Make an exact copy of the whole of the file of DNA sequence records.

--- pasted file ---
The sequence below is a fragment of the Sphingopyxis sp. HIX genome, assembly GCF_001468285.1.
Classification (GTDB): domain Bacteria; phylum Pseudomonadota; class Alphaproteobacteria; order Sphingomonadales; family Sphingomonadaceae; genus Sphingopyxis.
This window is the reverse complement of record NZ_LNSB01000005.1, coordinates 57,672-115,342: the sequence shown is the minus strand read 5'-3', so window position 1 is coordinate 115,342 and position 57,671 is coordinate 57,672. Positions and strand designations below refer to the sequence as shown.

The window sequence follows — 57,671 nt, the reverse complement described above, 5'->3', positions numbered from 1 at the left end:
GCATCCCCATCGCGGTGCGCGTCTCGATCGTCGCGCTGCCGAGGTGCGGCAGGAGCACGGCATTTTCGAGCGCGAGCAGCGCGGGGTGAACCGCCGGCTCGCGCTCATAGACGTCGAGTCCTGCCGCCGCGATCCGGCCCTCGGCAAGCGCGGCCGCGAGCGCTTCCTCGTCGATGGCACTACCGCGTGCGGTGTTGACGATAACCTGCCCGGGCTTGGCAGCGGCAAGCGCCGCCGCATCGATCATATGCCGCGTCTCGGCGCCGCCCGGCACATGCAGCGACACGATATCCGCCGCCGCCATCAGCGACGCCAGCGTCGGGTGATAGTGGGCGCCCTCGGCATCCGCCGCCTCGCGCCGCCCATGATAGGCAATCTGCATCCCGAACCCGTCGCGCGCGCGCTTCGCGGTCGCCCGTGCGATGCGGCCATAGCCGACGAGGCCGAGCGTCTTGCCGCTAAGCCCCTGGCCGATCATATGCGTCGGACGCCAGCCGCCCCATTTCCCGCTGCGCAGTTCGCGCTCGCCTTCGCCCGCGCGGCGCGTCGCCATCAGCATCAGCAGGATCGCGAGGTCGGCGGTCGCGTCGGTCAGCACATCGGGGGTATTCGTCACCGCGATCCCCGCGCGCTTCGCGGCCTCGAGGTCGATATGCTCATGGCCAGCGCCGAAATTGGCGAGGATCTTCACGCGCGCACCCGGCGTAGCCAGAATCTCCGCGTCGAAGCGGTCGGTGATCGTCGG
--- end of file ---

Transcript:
The sequence below is a fragment of the Sphingopyxis sp. HIX genome, assembly GCF_001468285.1.
Classification (GTDB): domain Bacteria; phylum Pseudomonadota; class Alphaproteobacteria; order Sphingomonadales; family Sphingomonadaceae; genus Sphingopyxis.
This window is the reverse complement of record NZ_LNSB01000005.1, coordinates 57,672-115,342: the sequence shown is the minus strand read 5'-3', so window position 1 is coordinate 115,342 and position 57,671 is coordinate 57,672. Positions and strand designations below refer to the sequence as shown.

The window sequence follows — 57,671 nt, the reverse complement described above, 5'->3', positions numbered from 1 at the left end:
GCATCCCCATCGCGGTGCGCGTCTCGATCGTCGCGCTGCCGAGGTGCGGCAGGAGCACGGCATTTTCGAGCGCGAGCAGCGCGGGGTGAACCGCCGGCTCGCGCTCATAGACGTCGAGTCCTGCCGCCGCGATCCGGCCCTCGGCAAGCGCGGCCGCGAGCGCTTCCTCGTCGATGGCACTACCGCGTGCGGTGTTGACGATAACCTGCCCGGGCTTGGCAGCGGCAAGCGCCGCCGCATCGATCATATGCCGCGTCTCGGCGCCGCCCGGCACATGCAGCGACACGATATCCGCCGCCGCCATCAGCGACGCCAGCGTCGGGTGATAGTGGGCGCCCTCGGCATCCGCCGCCTCGCGCCGCCCATGATAGGCAATCTGCATCCCGAACCCGTCGCGCGCGCGCTTCGCGGTCGCCCGTGCGATGCGGCCATAGCCGACGAGGCCGAGCGTCTTGCCGCTAAGCCCCTGGCCGATCATATGCGTCGGACGCCAGCCGCCCCATTTCCCGCTGCGCAGTTCGCGCTCGCCTTCGCCCGCGCGGCGCGTCGCCATCAGCATCAGCAGGATCGCGAGGTCGGCGGTCGCGTCGGTCAGCACATCGGGGGTATTCGTCACCGCGATCCCCGCGCGCTTCGCGGCCTCGAGGTCGATATGCTCATGGCCAGCGCCGAAATTGGCGAGGATCTTCACGCGCGCACCCGGCGTAGCCAGAATCTCCGCGTCGAAGCGGTCGGTGATCGTCGG